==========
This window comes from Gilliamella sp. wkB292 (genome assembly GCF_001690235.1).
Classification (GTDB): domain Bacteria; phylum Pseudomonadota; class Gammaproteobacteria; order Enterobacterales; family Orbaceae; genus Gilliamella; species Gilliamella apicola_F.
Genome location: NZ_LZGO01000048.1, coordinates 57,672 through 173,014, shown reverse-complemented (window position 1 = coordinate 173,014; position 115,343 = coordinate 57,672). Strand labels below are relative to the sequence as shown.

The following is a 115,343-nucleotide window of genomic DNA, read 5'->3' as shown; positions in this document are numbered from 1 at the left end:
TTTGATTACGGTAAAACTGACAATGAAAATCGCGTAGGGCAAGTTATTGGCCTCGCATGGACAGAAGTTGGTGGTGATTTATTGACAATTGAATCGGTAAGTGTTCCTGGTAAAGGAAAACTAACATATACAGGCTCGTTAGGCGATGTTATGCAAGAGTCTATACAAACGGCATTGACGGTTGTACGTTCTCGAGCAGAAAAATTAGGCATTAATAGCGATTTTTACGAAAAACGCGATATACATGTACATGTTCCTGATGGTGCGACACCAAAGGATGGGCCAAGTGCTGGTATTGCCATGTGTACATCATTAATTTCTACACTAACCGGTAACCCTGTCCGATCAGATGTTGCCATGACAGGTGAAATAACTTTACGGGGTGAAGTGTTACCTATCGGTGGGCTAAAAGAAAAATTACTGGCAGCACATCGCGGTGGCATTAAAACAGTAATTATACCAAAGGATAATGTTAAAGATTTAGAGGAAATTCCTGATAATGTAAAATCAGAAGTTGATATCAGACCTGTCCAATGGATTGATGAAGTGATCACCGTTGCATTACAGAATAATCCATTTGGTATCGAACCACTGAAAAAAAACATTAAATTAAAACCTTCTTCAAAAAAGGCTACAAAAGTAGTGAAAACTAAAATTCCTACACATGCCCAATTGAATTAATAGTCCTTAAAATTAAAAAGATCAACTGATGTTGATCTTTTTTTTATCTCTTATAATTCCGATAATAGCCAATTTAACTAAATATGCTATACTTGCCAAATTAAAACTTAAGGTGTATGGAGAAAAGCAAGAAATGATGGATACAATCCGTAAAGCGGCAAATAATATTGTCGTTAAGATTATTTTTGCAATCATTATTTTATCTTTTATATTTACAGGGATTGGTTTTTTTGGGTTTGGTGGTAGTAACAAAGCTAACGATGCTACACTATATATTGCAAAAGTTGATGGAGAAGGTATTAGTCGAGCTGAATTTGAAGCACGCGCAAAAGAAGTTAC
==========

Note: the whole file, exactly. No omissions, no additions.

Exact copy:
This window comes from Gilliamella sp. wkB292 (genome assembly GCF_001690235.1).
Classification (GTDB): domain Bacteria; phylum Pseudomonadota; class Gammaproteobacteria; order Enterobacterales; family Orbaceae; genus Gilliamella; species Gilliamella apicola_F.
Genome location: NZ_LZGO01000048.1, coordinates 57,672 through 173,014, shown reverse-complemented (window position 1 = coordinate 173,014; position 115,343 = coordinate 57,672). Strand labels below are relative to the sequence as shown.

The following is a 115,343-nucleotide window of genomic DNA, read 5'->3' as shown; positions in this document are numbered from 1 at the left end:
TTTGATTACGGTAAAACTGACAATGAAAATCGCGTAGGGCAAGTTATTGGCCTCGCATGGACAGAAGTTGGTGGTGATTTATTGACAATTGAATCGGTAAGTGTTCCTGGTAAAGGAAAACTAACATATACAGGCTCGTTAGGCGATGTTATGCAAGAGTCTATACAAACGGCATTGACGGTTGTACGTTCTCGAGCAGAAAAATTAGGCATTAATAGCGATTTTTACGAAAAACGCGATATACATGTACATGTTCCTGATGGTGCGACACCAAAGGATGGGCCAAGTGCTGGTATTGCCATGTGTACATCATTAATTTCTACACTAACCGGTAACCCTGTCCGATCAGATGTTGCCATGACAGGTGAAATAACTTTACGGGGTGAAGTGTTACCTATCGGTGGGCTAAAAGAAAAATTACTGGCAGCACATCGCGGTGGCATTAAAACAGTAATTATACCAAAGGATAATGTTAAAGATTTAGAGGAAATTCCTGATAATGTAAAATCAGAAGTTGATATCAGACCTGTCCAATGGATTGATGAAGTGATCACCGTTGCATTACAGAATAATCCATTTGGTATCGAACCACTGAAAAAAAACATTAAATTAAAACCTTCTTCAAAAAAGGCTACAAAAGTAGTGAAAACTAAAATTCCTACACATGCCCAATTGAATTAATAGTCCTTAAAATTAAAAAGATCAACTGATGTTGATCTTTTTTTTATCTCTTATAATTCCGATAATAGCCAATTTAACTAAATATGCTATACTTGCCAAATTAAAACTTAAGGTGTATGGAGAAAAGCAAGAAATGATGGATACAATCCGTAAAGCGGCAAATAATATTGTCGTTAAGATTATTTTTGCAATCATTATTTTATCTTTTATATTTACAGGGATTGGTTTTTTTGGGTTTGGTGGTAGTAACAAAGCTAACGATGCTACACTATATATTGCAAAAGTTGATGGAGAAGGTATTAGTCGAGCTGAATTTGAAGCACGCGCAAAAGAAGTTAC